IRNLS: Our Stars Just As Bright

Earlier this past summer, Michael Andretti was released from Newman-Haas Racing in the CART FedEx Championship Series. Then, in the same weekend in August, Chip Ganassi announced that he would buy out the rest of Jimmy Vasser’s contract.

Two high-profile American drivers were suddenly unemployed for 2001.

Just as suddenly, speculation centered on those drivers possible making the move to the Indy Racing Northern Light Series. It didn’t happen, but for a short while it seemed the IRNLS was indeed a possible destination for the two American drivers. Fans and some in the media suggested attracting a high-profile driver such as Andretti or Vasser would "validate" the IRNLS and give it the "superstar" it needed to get the upper hand in the open-wheel market.

IRNLS officials didn’t feel that way.

"There was a rumor that Michael Andretti was going to come to the series, and everybody thought that was going to be it for us, and we win, we win," said Bob Reif, chief marketing officer and vice president of sales and marketing for the IRNLS. "Well, it’s not about that. It’s about developing your stars and having these stars perform on the track and let their performances speak for themselves."

And Brian Barnhart thinks the on-track message was clear.

"Our racing is phenomenal," said Barnhart, the IRNLS vice president of operations. "The closeness of the competition and the level playing field we have speaks volumes about what our racing is all about."

To continue to spread the IRNLS message, Reif believes it’s pointless to try to find the "magic bullet."

"Every year in the NBA or the NFL, there’s a new person all the time," Reif said. "But there are few people in sports like Tiger Woods or Joe Montana that completely transcend the sport.

"We’d be thrilled to have somebody like that, but I don’t think that’s what it’s going to take. I think it’s going to take a lot of hard work and people taking notice of what our people are able to do."

Barnhart thinks the IRNLS already has its superstar.

"I think that with Al Unser Jr.’s participation in the Indy Racing Northern Light Series, I think we’ve got that superstar status," Barnhart said.

But he didn’t stop there. Barnhart says the IRNLS roster is stocked from top to bottom with stars or potential stars.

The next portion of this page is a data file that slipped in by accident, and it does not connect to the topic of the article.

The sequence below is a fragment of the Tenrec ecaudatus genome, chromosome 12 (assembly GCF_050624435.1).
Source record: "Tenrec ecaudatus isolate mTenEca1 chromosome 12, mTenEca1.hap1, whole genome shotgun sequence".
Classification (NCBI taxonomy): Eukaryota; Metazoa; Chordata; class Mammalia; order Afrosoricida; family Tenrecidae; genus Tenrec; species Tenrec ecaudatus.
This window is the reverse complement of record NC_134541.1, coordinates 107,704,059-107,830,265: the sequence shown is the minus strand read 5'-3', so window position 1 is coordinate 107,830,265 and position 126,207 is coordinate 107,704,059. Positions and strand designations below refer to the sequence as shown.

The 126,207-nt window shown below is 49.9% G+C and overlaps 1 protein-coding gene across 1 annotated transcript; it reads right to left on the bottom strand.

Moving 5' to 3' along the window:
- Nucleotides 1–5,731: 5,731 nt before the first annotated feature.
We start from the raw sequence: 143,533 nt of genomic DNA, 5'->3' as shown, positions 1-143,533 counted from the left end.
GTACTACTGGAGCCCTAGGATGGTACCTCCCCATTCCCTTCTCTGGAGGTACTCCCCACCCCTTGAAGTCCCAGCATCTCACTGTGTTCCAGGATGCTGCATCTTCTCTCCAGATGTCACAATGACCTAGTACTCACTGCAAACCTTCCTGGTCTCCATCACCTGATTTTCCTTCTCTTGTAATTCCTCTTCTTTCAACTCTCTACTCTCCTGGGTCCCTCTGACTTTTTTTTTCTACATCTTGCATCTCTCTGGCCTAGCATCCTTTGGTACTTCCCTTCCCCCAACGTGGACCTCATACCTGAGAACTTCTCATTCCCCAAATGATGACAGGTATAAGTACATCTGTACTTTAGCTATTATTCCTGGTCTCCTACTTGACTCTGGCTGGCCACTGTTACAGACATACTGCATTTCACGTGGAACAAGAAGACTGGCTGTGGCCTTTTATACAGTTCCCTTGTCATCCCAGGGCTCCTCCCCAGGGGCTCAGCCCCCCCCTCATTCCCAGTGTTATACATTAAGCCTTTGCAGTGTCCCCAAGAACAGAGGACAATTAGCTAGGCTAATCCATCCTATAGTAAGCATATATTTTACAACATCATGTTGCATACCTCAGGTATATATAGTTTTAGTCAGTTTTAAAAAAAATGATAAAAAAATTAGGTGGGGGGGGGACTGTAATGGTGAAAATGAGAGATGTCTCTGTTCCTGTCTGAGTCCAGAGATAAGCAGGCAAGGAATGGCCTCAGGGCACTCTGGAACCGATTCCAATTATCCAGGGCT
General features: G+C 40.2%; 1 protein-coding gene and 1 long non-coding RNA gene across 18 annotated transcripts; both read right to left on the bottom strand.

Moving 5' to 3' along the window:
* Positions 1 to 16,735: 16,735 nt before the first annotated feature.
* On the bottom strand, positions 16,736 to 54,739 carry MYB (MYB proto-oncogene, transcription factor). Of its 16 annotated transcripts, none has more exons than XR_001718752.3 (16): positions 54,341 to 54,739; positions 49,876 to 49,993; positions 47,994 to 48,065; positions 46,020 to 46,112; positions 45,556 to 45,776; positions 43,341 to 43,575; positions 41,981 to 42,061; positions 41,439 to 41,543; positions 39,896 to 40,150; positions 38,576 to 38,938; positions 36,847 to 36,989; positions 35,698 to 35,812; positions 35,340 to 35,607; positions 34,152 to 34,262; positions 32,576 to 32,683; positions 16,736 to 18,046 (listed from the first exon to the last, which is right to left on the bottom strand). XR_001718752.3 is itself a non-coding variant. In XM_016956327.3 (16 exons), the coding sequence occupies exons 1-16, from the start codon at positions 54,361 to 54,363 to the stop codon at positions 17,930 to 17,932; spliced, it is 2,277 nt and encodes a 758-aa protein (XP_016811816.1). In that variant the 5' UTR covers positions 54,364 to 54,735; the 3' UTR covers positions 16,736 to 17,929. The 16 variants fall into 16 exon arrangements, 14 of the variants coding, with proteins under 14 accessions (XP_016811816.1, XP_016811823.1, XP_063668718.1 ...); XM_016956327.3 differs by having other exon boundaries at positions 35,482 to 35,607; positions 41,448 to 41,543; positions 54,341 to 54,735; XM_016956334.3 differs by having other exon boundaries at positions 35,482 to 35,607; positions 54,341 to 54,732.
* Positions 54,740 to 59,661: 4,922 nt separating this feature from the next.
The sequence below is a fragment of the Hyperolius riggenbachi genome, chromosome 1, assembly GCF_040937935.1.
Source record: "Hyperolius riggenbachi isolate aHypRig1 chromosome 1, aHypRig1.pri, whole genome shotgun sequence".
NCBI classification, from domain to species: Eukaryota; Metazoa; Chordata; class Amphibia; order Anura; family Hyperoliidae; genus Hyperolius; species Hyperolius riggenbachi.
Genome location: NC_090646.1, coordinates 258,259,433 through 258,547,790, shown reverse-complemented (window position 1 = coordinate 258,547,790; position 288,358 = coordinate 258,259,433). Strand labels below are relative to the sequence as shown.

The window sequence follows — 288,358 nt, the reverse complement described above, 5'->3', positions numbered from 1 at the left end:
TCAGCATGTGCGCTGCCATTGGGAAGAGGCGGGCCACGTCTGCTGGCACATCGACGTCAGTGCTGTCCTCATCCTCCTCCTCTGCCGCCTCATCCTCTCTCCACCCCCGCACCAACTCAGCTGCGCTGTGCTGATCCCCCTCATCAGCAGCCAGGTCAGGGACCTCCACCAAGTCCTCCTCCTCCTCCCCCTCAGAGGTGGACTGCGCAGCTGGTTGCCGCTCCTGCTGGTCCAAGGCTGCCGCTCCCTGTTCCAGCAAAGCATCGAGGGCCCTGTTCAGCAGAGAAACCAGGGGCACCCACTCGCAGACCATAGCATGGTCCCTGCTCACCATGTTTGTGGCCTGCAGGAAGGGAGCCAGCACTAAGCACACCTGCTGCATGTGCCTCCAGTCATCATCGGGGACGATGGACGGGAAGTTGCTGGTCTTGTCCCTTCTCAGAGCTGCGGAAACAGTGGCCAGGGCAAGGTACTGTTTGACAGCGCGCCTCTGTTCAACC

"We’ve got an awful lot of talented race car drivers. Eddie Cheever, Buddy Lazier, Scott Goodyear, Scott Sharp, Robbie Buhl, Al Unser Jr., Greg Ray, Jeff Ward, Billy Boat, that’s a solid lineup, and that’s just off the top of my head," he said. "You combine that with our young talents of Sam Hornish, Airton Dare, Jeret Schroeder and Sarah Fisher, we have a pretty bright future ahead of us, and we’re well-stocked now."

Stability is one that Barnhart would like to see improved, however.

"I think what I would like to see us have happen is, I think from a League standpoint we to improve the situation of our series to make the Indy Racing Northern Light Series more of a destination series and where a driver wants to get to and where he wants to stay, instead of using us as a springboard into NASCAR.

"We need to strengthen our series in the number of events and the awareness and the television package, the entire package of the Indy Racing series needs to be improved to a point where a driver wants to get there and stay there.

"I think at that point in time it’ll take care of itself."

Expanding Lineup: As for next season, Barnhart said a number of teams are talking about expanding their current one-car operations.

"I would think we’re probably going to be anticipating between 26 and 30 cars on a full-time basis," he said.

Hemelgarn Racing announced last week that it was expanding to a two-car effort with the addition of IRNLS veteran Stan Wattles. Galles Racing is working on adding another driver, as is Bradley Motorsports, Mid-America Motorsports, Team Cheever, Panther Racing and Team Coulson. Those additions should offset the merger of Treadway Racing and Hubbard Racing and the possible one-car only effort from A.J. Foyt Enterprises, which fielded two cars this season.

Veteran Raul Boesel is looking to get back into the IRNLS full-time, according to his spokesperson, and he has been talking to one team seriously. Arie Luyendyk looks likely to compete in the Indianapolis 500 in a one-off effort.

In addition, a number of drivers have passed their IRNLS rookie tests, and Barnhart anticipates at least one of them, Cory Witherill with Indy Regency Racing, will run a full season.

Chris Bingham, a road racing specialist who passed his rookie test in October, is actively seeking a ride. Other drivers who are eligible to compete in their first season next year include David Pook, Dave Darland and Brandon Erwin.

USAC standouts Tracy Hines, Derek Davidson and Kasey Kahne also are expected to pass their rookie tests before the 2001 season.

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